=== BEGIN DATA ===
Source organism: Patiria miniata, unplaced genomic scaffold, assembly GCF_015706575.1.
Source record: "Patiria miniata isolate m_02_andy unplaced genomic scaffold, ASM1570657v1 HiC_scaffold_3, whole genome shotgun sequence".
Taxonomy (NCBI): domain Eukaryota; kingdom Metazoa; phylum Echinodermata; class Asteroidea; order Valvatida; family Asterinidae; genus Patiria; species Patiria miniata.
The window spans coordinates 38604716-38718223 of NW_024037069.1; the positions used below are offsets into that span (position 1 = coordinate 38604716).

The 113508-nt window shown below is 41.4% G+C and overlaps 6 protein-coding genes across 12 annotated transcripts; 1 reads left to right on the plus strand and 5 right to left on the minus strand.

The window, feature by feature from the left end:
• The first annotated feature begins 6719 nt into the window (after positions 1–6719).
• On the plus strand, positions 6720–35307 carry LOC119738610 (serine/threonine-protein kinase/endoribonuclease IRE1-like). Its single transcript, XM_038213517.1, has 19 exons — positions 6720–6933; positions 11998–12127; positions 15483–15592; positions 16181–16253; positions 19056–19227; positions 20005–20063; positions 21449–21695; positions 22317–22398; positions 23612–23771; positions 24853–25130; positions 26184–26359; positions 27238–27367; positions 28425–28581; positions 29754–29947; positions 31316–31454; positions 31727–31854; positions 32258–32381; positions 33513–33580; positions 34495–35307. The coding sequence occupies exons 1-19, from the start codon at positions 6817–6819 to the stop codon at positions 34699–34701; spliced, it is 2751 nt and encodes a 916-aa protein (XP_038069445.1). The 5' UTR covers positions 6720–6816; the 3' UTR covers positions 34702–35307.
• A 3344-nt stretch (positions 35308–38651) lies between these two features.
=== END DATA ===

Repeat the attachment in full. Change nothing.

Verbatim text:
Source organism: Patiria miniata, unplaced genomic scaffold, assembly GCF_015706575.1.
Source record: "Patiria miniata isolate m_02_andy unplaced genomic scaffold, ASM1570657v1 HiC_scaffold_3, whole genome shotgun sequence".
Taxonomy (NCBI): domain Eukaryota; kingdom Metazoa; phylum Echinodermata; class Asteroidea; order Valvatida; family Asterinidae; genus Patiria; species Patiria miniata.
The window spans coordinates 38604716-38718223 of NW_024037069.1; the positions used below are offsets into that span (position 1 = coordinate 38604716).

The 113508-nt window shown below is 41.4% G+C and overlaps 6 protein-coding genes across 12 annotated transcripts; 1 reads left to right on the plus strand and 5 right to left on the minus strand.

The window, feature by feature from the left end:
• The first annotated feature begins 6719 nt into the window (after positions 1–6719).
• On the plus strand, positions 6720–35307 carry LOC119738610 (serine/threonine-protein kinase/endoribonuclease IRE1-like). Its single transcript, XM_038213517.1, has 19 exons — positions 6720–6933; positions 11998–12127; positions 15483–15592; positions 16181–16253; positions 19056–19227; positions 20005–20063; positions 21449–21695; positions 22317–22398; positions 23612–23771; positions 24853–25130; positions 26184–26359; positions 27238–27367; positions 28425–28581; positions 29754–29947; positions 31316–31454; positions 31727–31854; positions 32258–32381; positions 33513–33580; positions 34495–35307. The coding sequence occupies exons 1-19, from the start codon at positions 6817–6819 to the stop codon at positions 34699–34701; spliced, it is 2751 nt and encodes a 916-aa protein (XP_038069445.1). The 5' UTR covers positions 6720–6816; the 3' UTR covers positions 34702–35307.
• A 3344-nt stretch (positions 35308–38651) lies between these two features.